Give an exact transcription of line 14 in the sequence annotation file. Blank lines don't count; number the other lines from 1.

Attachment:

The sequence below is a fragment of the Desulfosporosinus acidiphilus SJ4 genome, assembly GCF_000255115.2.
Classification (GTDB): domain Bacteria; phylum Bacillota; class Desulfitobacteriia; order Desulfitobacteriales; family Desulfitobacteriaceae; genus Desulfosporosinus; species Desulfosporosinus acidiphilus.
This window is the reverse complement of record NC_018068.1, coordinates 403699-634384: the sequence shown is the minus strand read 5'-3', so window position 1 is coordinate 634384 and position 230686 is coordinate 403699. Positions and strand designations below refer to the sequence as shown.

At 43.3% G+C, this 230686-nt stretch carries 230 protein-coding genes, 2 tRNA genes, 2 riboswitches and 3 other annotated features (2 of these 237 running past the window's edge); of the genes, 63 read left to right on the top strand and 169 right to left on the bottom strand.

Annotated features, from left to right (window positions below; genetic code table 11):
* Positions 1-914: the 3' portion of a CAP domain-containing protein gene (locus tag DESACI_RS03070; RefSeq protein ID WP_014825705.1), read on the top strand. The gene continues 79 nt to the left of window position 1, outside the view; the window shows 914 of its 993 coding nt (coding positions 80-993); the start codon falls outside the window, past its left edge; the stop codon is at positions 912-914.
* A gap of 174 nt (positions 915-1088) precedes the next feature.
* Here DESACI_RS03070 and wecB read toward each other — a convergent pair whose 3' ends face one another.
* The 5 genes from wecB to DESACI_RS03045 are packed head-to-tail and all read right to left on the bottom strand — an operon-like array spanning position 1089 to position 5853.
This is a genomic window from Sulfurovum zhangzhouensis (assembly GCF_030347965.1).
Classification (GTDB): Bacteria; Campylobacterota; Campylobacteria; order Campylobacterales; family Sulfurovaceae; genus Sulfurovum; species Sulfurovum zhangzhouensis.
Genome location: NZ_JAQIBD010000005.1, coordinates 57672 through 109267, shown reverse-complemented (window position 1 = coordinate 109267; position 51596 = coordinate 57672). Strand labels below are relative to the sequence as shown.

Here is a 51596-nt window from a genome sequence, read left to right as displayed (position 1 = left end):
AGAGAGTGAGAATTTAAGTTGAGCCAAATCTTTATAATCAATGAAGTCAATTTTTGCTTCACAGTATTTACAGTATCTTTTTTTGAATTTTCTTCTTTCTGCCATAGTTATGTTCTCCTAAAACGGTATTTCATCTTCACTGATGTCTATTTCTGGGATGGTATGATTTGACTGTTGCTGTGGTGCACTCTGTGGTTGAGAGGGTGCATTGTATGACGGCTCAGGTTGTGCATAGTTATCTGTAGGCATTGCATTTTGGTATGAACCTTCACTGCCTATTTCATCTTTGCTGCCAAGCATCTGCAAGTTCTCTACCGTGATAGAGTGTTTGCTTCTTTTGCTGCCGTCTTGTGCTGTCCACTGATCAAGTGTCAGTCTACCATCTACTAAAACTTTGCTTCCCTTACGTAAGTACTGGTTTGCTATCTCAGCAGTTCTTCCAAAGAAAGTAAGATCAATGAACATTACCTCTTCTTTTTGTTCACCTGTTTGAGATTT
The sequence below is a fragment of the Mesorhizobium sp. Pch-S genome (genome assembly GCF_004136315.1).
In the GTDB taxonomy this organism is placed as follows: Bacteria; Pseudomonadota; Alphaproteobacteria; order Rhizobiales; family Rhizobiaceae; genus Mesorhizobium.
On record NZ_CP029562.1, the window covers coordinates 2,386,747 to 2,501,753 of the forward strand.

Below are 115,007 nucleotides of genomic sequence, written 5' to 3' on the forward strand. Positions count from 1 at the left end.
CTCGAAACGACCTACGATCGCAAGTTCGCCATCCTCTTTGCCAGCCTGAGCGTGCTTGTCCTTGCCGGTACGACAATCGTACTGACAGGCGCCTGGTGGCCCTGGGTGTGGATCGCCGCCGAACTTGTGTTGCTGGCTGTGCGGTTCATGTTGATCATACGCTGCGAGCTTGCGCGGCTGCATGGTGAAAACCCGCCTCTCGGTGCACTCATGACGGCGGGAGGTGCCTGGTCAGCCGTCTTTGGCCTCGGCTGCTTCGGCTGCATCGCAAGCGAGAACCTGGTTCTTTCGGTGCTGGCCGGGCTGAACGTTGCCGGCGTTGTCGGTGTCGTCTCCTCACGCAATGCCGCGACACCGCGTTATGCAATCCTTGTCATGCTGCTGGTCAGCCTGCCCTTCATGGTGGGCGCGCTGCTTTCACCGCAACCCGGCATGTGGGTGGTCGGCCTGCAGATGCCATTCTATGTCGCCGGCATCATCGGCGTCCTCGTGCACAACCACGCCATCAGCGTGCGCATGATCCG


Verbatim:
AGAGAGTGAGAATTTAAGTTGAGCCAAATCTTTATAATCAATGAAGTCAATTTTTGCTTCACAGTATTTACAGTATCTTTTTTTGAATTTTCTTCTTTCTGCCATAGTTATGTTCTCCTAAAACGGTATTTCATCTTCACTGATGTCTATTTCTGGGATGGTATGATTTGACTGTTGCTGTGGTGCACTCTGTGGTTGAGAGGGTGCATTGTATGACGGCTCAGGTTGTGCATAGTTATCTGTAGGCATTGCATTTTGGTATGAACCTTCACTGCCTATTTCATCTTTGCTGCCAAGCATCTGCAAGTTCTCTACCGTGATAGAGTGTTTGCTTCTTTTGCTGCCGTCTTGTGCTGTCCACTGATCAAGTGTCAGTCTACCATCTACTAAAACTTTGCTTCCCTTACGTAAGTACTGGTTTGCTATCTCAGCAGTTCTTCCAAAGAAAGTAAGATCAATGAACATTACCTCTTCTTTTTGTTCACCTGTTTGAGATTT